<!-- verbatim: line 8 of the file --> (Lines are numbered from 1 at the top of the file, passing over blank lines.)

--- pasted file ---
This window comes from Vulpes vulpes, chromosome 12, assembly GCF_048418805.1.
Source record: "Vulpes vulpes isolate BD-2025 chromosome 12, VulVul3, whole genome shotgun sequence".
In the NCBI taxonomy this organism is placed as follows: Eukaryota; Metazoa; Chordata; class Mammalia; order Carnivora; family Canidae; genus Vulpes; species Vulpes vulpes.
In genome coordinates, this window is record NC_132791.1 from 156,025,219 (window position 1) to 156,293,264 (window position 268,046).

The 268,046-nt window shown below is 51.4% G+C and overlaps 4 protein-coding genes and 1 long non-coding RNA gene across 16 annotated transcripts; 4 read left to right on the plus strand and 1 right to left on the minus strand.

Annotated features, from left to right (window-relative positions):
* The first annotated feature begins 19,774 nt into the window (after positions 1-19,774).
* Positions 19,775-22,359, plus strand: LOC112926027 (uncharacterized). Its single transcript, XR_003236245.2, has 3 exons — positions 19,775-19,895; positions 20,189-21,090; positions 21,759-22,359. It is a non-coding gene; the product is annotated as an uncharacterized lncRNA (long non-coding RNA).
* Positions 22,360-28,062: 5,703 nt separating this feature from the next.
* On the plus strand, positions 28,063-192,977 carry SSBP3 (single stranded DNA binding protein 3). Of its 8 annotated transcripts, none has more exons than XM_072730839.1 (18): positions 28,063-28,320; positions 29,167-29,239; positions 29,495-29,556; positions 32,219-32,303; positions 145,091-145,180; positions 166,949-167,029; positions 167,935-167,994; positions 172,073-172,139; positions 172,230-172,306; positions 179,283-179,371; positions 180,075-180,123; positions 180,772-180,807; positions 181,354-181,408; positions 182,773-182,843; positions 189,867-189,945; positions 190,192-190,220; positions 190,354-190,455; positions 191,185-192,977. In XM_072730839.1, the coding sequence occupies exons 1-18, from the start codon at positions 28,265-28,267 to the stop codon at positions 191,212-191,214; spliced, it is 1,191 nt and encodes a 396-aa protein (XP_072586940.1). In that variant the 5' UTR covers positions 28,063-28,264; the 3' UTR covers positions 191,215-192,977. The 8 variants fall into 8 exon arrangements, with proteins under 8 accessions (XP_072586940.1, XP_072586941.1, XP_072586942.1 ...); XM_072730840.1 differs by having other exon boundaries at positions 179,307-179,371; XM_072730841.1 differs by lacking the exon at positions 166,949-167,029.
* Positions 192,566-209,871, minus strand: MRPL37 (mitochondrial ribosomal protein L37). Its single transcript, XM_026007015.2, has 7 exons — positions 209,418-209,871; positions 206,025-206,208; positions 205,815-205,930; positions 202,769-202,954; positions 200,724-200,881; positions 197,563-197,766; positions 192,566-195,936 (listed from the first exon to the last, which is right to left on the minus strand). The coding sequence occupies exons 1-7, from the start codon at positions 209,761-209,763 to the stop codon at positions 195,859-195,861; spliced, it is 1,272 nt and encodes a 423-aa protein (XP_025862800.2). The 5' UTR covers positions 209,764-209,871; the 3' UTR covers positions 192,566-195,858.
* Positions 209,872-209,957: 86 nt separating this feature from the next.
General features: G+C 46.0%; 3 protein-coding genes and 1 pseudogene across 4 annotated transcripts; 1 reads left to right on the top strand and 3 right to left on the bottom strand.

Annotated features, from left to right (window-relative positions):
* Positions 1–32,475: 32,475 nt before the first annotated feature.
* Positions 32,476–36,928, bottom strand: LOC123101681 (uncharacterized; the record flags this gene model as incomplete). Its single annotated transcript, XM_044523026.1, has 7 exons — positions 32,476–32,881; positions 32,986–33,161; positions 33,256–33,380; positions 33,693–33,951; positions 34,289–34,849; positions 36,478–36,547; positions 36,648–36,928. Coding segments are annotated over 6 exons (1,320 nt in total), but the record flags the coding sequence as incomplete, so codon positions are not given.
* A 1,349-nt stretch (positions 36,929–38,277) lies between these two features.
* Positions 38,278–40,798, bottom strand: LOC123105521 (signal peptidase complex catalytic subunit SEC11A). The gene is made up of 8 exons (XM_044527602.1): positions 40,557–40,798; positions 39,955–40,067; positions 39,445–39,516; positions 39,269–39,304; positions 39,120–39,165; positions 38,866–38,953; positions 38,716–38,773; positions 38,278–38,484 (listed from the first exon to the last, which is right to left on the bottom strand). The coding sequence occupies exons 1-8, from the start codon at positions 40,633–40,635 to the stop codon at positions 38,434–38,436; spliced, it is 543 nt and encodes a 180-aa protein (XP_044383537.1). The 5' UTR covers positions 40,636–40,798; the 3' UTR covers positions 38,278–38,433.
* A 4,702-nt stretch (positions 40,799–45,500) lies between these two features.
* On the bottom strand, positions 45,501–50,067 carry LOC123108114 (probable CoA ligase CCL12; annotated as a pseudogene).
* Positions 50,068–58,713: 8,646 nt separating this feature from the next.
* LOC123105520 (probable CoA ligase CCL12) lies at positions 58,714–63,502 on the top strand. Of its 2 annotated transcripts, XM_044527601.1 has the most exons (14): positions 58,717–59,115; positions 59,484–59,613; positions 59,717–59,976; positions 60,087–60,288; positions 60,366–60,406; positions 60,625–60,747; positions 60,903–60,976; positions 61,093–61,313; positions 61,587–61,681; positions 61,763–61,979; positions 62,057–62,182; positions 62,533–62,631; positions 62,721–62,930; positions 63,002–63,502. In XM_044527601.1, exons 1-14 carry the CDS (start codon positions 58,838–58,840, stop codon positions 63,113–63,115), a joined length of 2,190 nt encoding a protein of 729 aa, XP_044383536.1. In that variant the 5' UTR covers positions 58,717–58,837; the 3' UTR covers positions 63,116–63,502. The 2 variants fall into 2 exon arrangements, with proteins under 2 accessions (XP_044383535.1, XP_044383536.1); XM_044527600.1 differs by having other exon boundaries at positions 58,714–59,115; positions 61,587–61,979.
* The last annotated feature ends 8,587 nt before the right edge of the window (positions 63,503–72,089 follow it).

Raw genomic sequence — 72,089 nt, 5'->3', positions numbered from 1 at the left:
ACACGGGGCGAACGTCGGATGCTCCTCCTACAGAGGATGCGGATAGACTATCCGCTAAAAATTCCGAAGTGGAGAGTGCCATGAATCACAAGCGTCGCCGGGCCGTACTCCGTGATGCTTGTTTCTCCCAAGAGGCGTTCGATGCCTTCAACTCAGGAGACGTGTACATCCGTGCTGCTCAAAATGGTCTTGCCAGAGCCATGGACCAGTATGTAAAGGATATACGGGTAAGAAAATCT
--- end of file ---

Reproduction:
* Positions 19,775-22,359, plus strand: LOC112926027 (uncharacterized). Its single transcript, XR_003236245.2, has 3 exons — positions 19,775-19,895; positions 20,189-21,090; positions 21,759-22,359. It is a non-coding gene; the product is annotated as an uncharacterized lncRNA (long non-coding RNA).